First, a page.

What are chromosome abnormalities?

Chromosomes are the structures which carry genes. If genes are the words of a book which the genetic code reads to make a baby develop, then chromosomes could be thought of as chapters. There are always two copies of the chromosomes, or two of the same chapter. Sometimes, and more often with increasing maternal age, chapters in the book can triple [also known as Trisomy] instead of double, and this can lead to syndromes such as Trisomy 13, Trisomy 18 [Edward’s Syndrome] and Trisomy 21 [Down Syndrome].

Who will do the test?

Dr. Seethram is a practising obstetrician, who has been doing ultrasound for 14 years. He obtained his clinical training for FTS at Mt. Sinai Hospital in Toronto, under the supervision of the FTS director, Dr. Nan Okun. He is certified and licensed by Fetal Medicine Foundation UK (www.fetalmedicine.com) for NT, NB, DV diagnosis. FMK requires regular image and data audits as part of the quality assurance program. Dr. Seethram is widely regarded as an expert in the field of early pregnancy screening, and gives numerous talks on the subject.

How is the first trimester screening test done?

An obstetrician trained and certified in first trimester ultrasound for genetics conducts the first trimester screening test. A few measurements are taken, including a neck thickness and nasal bone measurement, then combined with the blood tests to provide a risk estimate.

What does a ‘Screen Positive’ result mean?

It means that your baby’s chance of having Trisomy is higher than usual. Approximately 3-5% of women receive a Screen Positive result. It’s important to note that a Screen Positive does not mean your baby will definitely have Trisomy; it only indicates an increased risk. The vast majority of ‘Screen Positive’ pregnancies result in babies that do NOT have a Trisomy syndrome.

What happens if the result is Screen Positive?

Our genetic counselor will review all results with you at the time of the screen, and discuss and/or arrange invasive testing options if required.

What does a ‘Screen Negative’ result mean?

It means that the results are in the normal range and no further testing is required.

Approximately 95-97% of women have Screen Negative results. In a very small number of women, the negative result can still miss a baby with Down’s Syndrome.

What is involved in a screening test?

A few things: an early ultrasound; blood work; and extensive counseling to assist you in understanding the test. When the test is completed, you will walk away with knowledge, understanding, and a more detailed acceptance of pregnancy risk. You will also have the opportunity to arrange further testing if required. The goal of the test is to provide you with more information, so that an informed decision can be made regarding further pregnancy testing.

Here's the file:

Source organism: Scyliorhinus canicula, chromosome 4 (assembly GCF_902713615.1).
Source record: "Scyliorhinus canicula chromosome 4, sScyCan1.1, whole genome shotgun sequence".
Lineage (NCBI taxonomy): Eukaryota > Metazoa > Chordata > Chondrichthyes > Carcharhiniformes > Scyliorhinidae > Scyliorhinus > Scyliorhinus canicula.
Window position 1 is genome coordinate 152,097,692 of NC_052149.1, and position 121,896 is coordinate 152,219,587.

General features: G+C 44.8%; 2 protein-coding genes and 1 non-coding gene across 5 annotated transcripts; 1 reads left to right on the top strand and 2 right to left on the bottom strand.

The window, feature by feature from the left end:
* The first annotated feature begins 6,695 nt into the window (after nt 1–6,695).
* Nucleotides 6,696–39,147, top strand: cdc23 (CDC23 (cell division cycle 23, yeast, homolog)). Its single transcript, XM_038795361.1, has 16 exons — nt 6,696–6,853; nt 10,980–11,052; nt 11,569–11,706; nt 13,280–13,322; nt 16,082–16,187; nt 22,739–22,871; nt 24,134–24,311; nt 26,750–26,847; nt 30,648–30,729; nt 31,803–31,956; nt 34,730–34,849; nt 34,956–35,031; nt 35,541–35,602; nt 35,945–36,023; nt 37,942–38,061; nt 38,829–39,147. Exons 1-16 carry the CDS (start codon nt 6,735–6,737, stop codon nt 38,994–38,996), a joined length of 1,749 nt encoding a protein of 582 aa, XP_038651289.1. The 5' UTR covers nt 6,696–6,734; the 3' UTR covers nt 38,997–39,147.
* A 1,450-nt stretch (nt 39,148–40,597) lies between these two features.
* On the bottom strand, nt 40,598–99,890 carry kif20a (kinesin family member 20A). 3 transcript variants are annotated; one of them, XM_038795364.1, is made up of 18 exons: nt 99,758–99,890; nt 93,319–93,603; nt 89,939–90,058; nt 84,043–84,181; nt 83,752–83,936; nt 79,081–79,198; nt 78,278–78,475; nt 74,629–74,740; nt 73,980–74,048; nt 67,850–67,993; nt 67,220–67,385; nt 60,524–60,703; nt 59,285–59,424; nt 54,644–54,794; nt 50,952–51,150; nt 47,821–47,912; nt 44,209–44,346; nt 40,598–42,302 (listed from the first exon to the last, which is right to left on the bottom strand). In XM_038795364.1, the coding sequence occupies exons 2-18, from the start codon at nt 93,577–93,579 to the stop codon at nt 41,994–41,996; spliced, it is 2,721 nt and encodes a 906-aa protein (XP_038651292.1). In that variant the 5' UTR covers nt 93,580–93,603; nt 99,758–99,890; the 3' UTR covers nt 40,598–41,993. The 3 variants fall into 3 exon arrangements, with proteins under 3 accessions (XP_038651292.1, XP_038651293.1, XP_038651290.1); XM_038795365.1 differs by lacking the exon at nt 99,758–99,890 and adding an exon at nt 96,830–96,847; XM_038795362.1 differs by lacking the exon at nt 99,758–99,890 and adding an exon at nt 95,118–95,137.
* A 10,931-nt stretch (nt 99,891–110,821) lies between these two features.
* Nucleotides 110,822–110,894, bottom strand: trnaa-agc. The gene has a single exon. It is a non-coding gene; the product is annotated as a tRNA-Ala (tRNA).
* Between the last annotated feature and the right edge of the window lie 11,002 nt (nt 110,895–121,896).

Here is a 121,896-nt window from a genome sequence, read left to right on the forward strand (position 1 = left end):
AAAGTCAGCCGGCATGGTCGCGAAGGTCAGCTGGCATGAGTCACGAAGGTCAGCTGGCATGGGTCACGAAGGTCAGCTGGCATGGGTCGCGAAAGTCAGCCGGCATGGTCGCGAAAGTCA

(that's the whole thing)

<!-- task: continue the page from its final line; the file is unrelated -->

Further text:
If I have a first trimester screening test, can I skip the other tests later in pregnancy?

No. First trimester screening largely looks only at first trimester Trisomy risk. However, the test can also pick up problems with the placenta, which may require monitoring later in pregnancy. As well, second trimester blood work for spinal cord defect screening is advised [known as MSAFP] unless a 18-22 week ultrasound is going to be done. Your own health provider will counsel you regarding the value of later pregnancy ultrasound and other genetic tests offered later in pregnancy.

How does it compare to conventional screening?

Currently, the only other options available are maternal serum screening done at 16 weeks of pregnancy, detailed ultrasound evaluation done at 18 to 22 weeks, and invasive testing such as amniocentesis and chorionic villus sampling. Of all the non-invasive tests, no single test is superior to the first trimester screen in detection rates.

What are the benefits of early pregnancy screening?

  • Help to detect Down Syndrome, Edward’s and Patau’s syndromes
  • Confirm due dates
  • Ensure a healthy fetus
  • Assist in early pregnancy bonding (for the expectant mother and family)
  • Examine placental and fetal anatomy

Can FTS determine the gender of my baby?

Fetal gender determination is possible on ultrasound. However, the College of Physicians and Surgeons of British Columbia mandates that ultrasound not be conducted for the purpose of gender determination. ; As well, the sex of the baby is more accurately determined in the second trimester.

If my test is abnormal, who will make the appropriate arrangements for follow up testing?

Your health care provider in pregnancy will be sent the reports of FTS immediately after their completion. When you meet with our genetic counselor, she will organize the necessary invasive testing, if that is what you decide on. We coordinate this testing with BC Women’s Hospital, and your primary care provider.